There are many forms of dance, from ballroom to barn dancing and disco to Morris dancing. Dance has always been a part of human culture, rituals and celebrations. Today, most dancing is about recreation and self-expression, although it can also be done as a competitive activity. Dancing is an enjoyable way to be more physically active and stay fit.
Here are a few benefits that you can have from starting to dance, not only physical but also psychological.
Health benefits of dancing
- Improved condition of your heart and lungs
- Increased muscular strength, endurance and motor fitness
- Increased aerobic fitness
- Improved muscle tone and strength
- Weight management
- Stronger bones and reduced risk of osteoporosis
- Better coordination, agility and flexibility
- Improved balance and spatial awareness
- Increased physical confidence
- Improved mental functioning
- Improved general and psychological wellbeing
- Greater self-confidence and self-esteem
- Better social skills.
Like other forms of cardio exercise, dancing also seems to have mood and mind benefits. A 2007 study found that hip hop dancing improved energy, buoyed mood and lowered stress in ways similar to aerobic exercise.
A more recent study, published earlier this year in Frontiers in Aging Neuroscience, linked dancing to improved “white matter” integrity in the brains of older adults. Your brain’s white matter can be thought of as its connective tissue. That tissue tends to break down gradually as we age, which leads to a loss of processing speed and the thinking and memory problems that arise later in life, says Agnieszka Burzynska, an assistant professor of neuroscience at Colorado State University and that study’s first author.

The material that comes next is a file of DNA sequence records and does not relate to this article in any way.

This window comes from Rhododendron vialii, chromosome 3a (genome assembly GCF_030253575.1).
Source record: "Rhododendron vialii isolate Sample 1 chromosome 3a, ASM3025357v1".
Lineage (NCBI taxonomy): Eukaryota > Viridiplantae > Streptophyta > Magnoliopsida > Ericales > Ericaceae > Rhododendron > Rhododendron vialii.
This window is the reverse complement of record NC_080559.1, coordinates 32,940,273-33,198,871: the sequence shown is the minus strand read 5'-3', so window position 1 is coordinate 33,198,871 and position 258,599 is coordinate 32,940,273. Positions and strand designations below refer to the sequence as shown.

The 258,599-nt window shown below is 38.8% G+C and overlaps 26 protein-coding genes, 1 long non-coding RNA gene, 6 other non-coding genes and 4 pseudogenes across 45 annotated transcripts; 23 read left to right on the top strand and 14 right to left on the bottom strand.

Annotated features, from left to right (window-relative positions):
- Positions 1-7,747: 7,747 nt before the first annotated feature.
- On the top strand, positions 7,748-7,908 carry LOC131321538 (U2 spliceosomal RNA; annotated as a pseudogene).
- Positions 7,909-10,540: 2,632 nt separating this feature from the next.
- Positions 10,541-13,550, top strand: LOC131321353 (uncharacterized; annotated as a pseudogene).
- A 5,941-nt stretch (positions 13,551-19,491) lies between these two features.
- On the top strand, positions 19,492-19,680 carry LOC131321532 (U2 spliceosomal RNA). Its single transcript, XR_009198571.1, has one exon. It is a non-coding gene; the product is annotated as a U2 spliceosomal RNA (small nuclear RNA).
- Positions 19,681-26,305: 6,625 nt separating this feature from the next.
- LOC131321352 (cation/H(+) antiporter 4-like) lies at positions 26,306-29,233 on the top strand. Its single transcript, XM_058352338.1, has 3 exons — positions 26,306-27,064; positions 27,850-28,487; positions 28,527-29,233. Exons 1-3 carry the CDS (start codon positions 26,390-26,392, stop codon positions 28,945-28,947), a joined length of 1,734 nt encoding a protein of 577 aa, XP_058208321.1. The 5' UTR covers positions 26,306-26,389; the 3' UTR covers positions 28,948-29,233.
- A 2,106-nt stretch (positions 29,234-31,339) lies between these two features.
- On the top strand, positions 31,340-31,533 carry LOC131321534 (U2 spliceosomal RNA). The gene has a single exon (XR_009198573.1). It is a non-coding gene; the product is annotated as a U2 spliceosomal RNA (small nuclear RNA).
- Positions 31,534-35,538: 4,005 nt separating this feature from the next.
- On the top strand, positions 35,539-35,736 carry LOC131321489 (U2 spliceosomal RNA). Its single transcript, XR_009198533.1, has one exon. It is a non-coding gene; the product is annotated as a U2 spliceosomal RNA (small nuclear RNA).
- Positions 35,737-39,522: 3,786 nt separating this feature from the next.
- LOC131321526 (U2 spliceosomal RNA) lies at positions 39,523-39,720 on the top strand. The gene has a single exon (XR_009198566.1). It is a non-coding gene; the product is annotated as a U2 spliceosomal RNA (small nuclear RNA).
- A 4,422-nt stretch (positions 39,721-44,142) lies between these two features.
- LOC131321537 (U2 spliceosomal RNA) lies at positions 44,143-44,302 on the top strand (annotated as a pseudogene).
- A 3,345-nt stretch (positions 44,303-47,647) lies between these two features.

The psychological benefits are also impressive. For decades, some therapists have prescribed dancing as an effective therapy for those who suffer from social anxiety or fear of public speaking. The idea: if you can loosen up enough to boogie in front of strangers, you’re a lot less likely to feel self-conscious when hanging out or speaking in front of an audience. Research dating back to the 1980s supports the idea that dancing can curb anxiety.
Dancing also seems to encourage social bonding and what psychologists call “self-other merging.” Like chatting with a stranger and finding out you both attended the same school or grew up in the same neighborhood, moving and grooving in rhythm with others lights up brain pathways that blur the barriers your mind erects between yourself and a stranger, and so helps you feel a sense of connection and sameness, suggests a study from the University of Oxford.
Getting started with Ballroom Dancing
Dancing can be done both competitively and socially. It can be a great recreational and sporting choice, because anyone of any age can take part. It doesn’t matter whether it is cold or raining, as dancing is usually done indoors.
The gear you need for dancing will depend on the style of dancing you choose. For example, tap dancing will involve buying tap shoes, whereas ballet will need ballet slippers and ballet clothing. To get started, simply choose a style you enjoy, or would like to try, look in the Yellow Pages or online for dance schools in your local area and join a class.
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